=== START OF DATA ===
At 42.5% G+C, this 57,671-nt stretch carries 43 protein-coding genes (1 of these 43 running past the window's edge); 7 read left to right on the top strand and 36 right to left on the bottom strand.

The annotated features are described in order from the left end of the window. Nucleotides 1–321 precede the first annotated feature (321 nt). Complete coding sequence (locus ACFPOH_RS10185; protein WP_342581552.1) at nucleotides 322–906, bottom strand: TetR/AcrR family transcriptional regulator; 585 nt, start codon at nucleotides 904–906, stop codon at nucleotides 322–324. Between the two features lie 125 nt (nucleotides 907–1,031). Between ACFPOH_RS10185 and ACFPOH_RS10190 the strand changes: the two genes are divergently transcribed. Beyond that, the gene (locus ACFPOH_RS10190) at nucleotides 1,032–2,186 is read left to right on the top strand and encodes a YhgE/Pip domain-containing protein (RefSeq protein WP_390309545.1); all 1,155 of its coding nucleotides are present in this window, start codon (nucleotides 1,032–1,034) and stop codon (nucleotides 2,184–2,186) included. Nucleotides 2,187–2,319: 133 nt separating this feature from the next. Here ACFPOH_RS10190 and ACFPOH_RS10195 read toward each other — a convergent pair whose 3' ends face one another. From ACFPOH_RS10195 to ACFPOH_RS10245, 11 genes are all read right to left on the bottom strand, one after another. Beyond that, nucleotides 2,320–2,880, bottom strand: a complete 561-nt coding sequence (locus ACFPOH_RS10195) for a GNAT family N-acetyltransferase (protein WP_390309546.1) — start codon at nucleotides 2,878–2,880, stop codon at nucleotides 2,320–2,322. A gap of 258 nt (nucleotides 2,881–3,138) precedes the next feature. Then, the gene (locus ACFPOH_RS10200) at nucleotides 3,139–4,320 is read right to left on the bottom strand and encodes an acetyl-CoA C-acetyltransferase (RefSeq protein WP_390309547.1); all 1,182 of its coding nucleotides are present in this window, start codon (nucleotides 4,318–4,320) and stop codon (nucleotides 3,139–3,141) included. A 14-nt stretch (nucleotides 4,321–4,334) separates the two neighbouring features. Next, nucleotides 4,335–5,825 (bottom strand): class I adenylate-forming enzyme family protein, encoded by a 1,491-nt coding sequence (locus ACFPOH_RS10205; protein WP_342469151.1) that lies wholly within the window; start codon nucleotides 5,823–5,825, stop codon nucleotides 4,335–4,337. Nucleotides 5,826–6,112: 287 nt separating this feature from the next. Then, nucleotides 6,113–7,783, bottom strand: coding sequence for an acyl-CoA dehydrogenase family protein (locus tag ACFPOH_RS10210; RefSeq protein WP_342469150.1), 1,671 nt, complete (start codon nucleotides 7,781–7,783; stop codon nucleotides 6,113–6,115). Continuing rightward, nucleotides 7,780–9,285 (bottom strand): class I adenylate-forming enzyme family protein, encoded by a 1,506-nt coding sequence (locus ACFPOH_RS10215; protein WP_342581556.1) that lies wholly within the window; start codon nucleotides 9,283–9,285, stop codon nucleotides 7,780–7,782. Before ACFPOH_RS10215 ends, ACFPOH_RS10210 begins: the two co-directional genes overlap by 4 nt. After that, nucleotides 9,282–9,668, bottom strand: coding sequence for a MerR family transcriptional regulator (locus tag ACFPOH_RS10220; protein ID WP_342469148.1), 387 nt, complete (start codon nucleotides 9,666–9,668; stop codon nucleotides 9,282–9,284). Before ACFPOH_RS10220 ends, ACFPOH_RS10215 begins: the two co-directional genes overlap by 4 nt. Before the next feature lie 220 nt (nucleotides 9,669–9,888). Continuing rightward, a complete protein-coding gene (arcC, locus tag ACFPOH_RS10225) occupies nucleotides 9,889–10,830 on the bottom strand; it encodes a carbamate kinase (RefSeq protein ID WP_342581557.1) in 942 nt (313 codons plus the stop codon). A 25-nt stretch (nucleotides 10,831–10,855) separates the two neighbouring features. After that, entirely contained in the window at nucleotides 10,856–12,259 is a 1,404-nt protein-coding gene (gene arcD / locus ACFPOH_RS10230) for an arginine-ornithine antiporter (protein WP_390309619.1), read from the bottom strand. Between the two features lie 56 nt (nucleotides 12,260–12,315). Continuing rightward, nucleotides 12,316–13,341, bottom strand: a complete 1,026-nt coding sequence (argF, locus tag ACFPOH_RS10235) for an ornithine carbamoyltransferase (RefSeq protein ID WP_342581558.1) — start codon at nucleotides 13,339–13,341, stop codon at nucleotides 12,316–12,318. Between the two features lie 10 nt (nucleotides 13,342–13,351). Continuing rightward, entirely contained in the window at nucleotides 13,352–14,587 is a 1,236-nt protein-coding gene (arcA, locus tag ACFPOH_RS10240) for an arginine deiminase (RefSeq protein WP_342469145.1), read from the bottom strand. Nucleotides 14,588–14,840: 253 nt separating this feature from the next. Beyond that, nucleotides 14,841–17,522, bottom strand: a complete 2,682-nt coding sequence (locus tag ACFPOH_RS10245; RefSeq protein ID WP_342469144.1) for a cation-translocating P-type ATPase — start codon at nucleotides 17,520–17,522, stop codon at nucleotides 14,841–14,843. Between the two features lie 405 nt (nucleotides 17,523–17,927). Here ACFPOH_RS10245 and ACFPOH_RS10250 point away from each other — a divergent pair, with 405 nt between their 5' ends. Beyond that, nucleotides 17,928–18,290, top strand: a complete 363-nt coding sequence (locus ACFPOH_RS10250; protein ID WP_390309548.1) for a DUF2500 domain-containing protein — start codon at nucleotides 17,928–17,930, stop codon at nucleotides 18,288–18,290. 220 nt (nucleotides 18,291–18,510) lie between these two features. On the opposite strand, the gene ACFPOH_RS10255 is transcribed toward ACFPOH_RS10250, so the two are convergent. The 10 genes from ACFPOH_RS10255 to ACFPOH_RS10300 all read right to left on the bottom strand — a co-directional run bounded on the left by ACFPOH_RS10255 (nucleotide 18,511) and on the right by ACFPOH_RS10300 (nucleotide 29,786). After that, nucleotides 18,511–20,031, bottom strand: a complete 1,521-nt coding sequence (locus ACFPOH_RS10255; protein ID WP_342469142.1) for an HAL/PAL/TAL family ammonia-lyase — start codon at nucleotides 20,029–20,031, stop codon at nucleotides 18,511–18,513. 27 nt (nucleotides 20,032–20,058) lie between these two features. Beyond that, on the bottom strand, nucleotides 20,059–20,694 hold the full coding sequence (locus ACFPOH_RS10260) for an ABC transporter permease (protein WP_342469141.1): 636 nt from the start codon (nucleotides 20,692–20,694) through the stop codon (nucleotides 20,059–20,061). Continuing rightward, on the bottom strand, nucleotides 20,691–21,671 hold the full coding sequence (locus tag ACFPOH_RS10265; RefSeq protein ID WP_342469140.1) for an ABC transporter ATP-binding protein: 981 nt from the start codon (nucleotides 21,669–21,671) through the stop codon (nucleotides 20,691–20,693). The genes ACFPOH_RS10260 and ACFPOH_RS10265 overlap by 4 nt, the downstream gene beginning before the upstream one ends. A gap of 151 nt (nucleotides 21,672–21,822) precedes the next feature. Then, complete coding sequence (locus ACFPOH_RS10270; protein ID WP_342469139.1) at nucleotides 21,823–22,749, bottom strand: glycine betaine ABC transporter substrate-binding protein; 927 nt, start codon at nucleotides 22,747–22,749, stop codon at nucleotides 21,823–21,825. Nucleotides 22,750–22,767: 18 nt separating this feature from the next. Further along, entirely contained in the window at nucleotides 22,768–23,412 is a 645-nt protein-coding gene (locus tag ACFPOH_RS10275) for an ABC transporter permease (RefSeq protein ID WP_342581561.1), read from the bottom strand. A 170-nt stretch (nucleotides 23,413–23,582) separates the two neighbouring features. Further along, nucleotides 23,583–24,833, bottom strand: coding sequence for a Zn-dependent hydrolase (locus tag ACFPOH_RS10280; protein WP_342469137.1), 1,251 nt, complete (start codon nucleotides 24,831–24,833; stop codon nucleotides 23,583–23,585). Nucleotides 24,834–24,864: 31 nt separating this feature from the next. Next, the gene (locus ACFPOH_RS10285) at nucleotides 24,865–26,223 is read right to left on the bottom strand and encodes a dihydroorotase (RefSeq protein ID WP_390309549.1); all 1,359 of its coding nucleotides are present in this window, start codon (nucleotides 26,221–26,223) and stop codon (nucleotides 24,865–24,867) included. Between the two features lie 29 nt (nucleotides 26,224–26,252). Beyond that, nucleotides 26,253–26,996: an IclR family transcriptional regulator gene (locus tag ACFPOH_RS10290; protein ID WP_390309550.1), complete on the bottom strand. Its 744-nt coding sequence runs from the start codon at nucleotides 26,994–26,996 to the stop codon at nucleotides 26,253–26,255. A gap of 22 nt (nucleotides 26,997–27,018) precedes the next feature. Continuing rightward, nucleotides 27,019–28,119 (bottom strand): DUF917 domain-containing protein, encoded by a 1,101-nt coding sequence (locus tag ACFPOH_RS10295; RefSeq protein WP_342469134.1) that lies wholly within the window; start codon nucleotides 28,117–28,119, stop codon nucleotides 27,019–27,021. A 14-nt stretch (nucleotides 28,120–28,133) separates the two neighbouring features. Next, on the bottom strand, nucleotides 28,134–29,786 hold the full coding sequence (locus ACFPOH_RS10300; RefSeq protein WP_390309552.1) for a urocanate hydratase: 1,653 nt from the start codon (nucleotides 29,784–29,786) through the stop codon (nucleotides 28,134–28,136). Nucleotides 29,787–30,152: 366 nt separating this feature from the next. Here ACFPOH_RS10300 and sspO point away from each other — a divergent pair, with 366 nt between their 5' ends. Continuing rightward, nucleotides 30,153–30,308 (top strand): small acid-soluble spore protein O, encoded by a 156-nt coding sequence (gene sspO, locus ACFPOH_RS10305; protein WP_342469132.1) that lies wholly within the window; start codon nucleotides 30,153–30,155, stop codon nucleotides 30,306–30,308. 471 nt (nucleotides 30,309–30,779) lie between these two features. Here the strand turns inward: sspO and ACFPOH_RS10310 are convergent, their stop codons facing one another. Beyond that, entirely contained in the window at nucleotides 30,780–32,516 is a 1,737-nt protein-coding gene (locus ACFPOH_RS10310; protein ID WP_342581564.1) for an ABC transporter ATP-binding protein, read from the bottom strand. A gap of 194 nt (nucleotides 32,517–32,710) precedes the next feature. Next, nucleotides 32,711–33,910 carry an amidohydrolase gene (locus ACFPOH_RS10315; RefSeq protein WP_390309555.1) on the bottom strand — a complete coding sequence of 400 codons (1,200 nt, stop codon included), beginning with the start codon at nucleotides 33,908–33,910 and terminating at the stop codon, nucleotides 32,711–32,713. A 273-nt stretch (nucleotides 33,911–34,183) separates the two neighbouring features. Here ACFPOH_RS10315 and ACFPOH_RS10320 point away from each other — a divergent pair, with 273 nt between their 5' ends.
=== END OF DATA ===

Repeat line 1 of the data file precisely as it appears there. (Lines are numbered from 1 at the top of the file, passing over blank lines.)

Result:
At 42.5% G+C, this 57,671-nt stretch carries 43 protein-coding genes (1 of these 43 running past the window's edge); 7 read left to right on the top strand and 36 right to left on the bottom strand.